Hacker claims to have years of stolen data from Ontario casino

Ontario police are investigating what could be a huge data breach at one of the province’s popular casinos, Casino Rama Resort in the cottage country north of Toronto.

The resort said a hacker claimed on Nov. 4 to have accessed customer, employee and vendor information, some of which dates back nine years. As a result anyone who has been to or worked at the the hotel or  casino are being warned to monitor and verify all bank accounts, credit card and other financial transaction statements and report any suspicious activity to the appropriate financial institution.

“We can confirm that certain employee and customer information was stolen.” the resort said.


“The hacker claims to have accessed information that includes Casino Rama Resort IT information, financial reports regarding the hotel and casino, security incident reports, Casino Rama Resort email, patron credit inquiries, collection and debt information, vendor information and contracts and employee information including performance reviews, payroll data, terminations, social insurance numbers and dates of birth,” the resort said in a statement on its Web site. “The hacker claims that the employee information dates from 2004 to 2016, and that some of the other categories of information taken date back to 2007.”

The resort said its internal IT team has been working with cyber security exerts to “neutralize the issue.” There is no indication now that the attacker continues to have access to its systems, it added.

UPDATE: On Nov. 14 a Toronto law firm filed an application in the Ontario Superior Court asking that a multi-million dollar  breach of care class action lawsuit be certified on behalf of a man who was at the Casino Sept. 25, gave a driver’s licence and credit card as identification and recieved an email from the resort on Nov. 10 alerting him that Casino Rama had been the victim of a data breach; and a woman who has been to Casino Rama since 1999 and gave personal information to join the resort’s rewards program. Lawsuits filed on behalf of a class of people with identical claims — as opposed to individual lawsuits — have to be approved by a judge. Before the certification others who think they are victims can join the lawsuit.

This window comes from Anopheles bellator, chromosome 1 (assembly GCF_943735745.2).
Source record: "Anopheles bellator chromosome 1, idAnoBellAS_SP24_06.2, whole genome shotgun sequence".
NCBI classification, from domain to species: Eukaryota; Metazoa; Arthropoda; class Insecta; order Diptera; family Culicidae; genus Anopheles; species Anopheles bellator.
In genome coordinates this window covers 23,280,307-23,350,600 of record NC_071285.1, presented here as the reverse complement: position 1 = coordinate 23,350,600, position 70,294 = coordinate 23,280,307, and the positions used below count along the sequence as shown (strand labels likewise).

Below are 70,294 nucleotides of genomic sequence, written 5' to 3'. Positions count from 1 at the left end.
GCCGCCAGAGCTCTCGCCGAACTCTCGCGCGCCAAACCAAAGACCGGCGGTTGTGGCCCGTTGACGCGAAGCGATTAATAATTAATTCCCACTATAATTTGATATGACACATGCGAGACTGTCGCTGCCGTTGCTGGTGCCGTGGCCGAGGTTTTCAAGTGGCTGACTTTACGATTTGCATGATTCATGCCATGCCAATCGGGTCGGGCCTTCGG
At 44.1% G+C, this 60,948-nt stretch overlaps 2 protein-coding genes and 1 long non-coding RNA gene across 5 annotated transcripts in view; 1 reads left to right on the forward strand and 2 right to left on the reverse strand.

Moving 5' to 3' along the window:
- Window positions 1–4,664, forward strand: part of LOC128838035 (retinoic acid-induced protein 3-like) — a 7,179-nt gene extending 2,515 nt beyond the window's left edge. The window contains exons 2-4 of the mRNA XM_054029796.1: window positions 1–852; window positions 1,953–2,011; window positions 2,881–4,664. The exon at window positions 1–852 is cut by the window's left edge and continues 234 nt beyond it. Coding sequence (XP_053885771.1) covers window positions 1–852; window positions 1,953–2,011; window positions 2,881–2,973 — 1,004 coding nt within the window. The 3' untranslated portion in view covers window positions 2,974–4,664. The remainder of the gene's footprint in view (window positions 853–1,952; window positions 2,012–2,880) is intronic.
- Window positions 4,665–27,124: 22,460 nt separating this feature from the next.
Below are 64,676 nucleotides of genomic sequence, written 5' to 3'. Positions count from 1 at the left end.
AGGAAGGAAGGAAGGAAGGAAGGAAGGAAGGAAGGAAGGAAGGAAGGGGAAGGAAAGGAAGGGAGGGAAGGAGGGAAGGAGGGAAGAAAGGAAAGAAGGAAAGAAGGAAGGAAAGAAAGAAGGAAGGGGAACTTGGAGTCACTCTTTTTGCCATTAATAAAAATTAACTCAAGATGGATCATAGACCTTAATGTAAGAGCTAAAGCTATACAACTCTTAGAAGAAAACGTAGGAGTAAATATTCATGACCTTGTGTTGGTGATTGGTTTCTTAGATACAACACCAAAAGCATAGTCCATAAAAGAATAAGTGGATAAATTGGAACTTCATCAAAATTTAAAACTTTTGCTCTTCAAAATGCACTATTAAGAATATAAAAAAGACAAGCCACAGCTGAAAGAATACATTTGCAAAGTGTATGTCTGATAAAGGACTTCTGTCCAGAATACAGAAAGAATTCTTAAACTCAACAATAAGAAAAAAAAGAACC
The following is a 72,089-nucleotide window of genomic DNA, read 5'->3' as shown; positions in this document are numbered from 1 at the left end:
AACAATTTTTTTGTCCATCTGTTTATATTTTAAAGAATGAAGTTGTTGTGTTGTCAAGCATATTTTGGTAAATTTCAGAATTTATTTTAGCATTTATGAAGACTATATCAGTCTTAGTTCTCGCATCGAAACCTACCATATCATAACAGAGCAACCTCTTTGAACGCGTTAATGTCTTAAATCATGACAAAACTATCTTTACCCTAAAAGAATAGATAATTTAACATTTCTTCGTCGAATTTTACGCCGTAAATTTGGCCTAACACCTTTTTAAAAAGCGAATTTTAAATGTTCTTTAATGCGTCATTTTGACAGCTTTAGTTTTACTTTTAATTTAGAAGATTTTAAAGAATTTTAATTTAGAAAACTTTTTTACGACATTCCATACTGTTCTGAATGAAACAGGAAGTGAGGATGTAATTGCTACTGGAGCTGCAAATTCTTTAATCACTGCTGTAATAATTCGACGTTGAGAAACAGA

The lawsuit asks for $50 million in damages plus $10 million in punitive damages from the defendants, who include the Chippewas of Rama First Nation, who own the resort; CHC Casinos Canada; Penn National Gaming, which operates the resort; the Ontario Lottery and Gaming Corp., which oversees gaming in the province; and the provincial Alcohol and Gaming Commission.

Without any details on how the enterprise was breached the first suspicion falls on the hotel, restaurant and gaming point of sale machines. POS machines at hotels and restaurants have been a target for years. In 2009 we reported on a presentation at that year’s SecTor cyber security conference in Toronto that outlined how the POS server at an unnamed club connected to a major Las Vegas casino was breached through an integrator’s remote desktop support app.  Both the username and password was the POS vendor’s name.

Last year we reported that a new variant of a memory scraper POS malware that dates back to 2008 had been victimizing guests in casinos, resorts and hotels in the last few weeks in Canada, United States, Europe, the Middle East and Latin America.

Casino Rama has notified the Ontario Provincial Police (OPP), the Royal Canadian Mounted Police (RCMP), the Ontario Lottery and Gaming Corporation (OLG) , the Alcohol and Gaming Commission of Ontario and the Privacy Commissioner of Canada and the Information and Privacy Commissioner of Ontario.

The resort, which opened in 1996, is owned by and located on the Rama First Nation, and operated by Penn National Gaming, Inc. , a U.S. based conglomerate which,  through its subsidiaries, owns, operates or has ownership interests in hotel, gaming and racing facilities in 16 American states as well as here.

In its statement the resort emphasized that the casino games hadn’t been breached.

In addition to the casino the resort has a 300-room hotel, eight restaurants and a  5,000 seat entertainment centre, which has hosted The Tragically Hip, Jerry Seinfeld, Jason Derulo, Carrie Underwood, Don Henley and production shows such as Dancing with the Stars and  boxing events.

“Overall we’ve seen a rise in attacks targeting gaming institutions like casinos,” said J.Paul Haynes, CEO of eSentire, a Cambridge, Ont.-based managed security provider. “In cases like this where hackers have targeted and obtained sensitive personally identifiable information (PII) like social insurance numbers and credit card information, the effects of a breach can be felt for months and sometimes even years; usually the information ends up for sale on the dark web. With over 3 million customers per year and more than 2000 staff and a number of third party vendors, thousands of individuals could be impacted. All former and current customers and employees should remain vigilant and monitor their accounts for compromise.”

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Jim Love, Chief Content Officer, IT World Canada

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Howard Solomon
Howard Solomon
Currently a freelance writer, I'm the former editor of ITWorldCanada.com and Computing Canada. An IT journalist since 1997, I've written for several of ITWC's sister publications including ITBusiness.ca and Computer Dealer News. Before that I was a staff reporter at the Calgary Herald and the Brampton (Ont.) Daily Times. I can be reached at hsolomon [@] soloreporter.com

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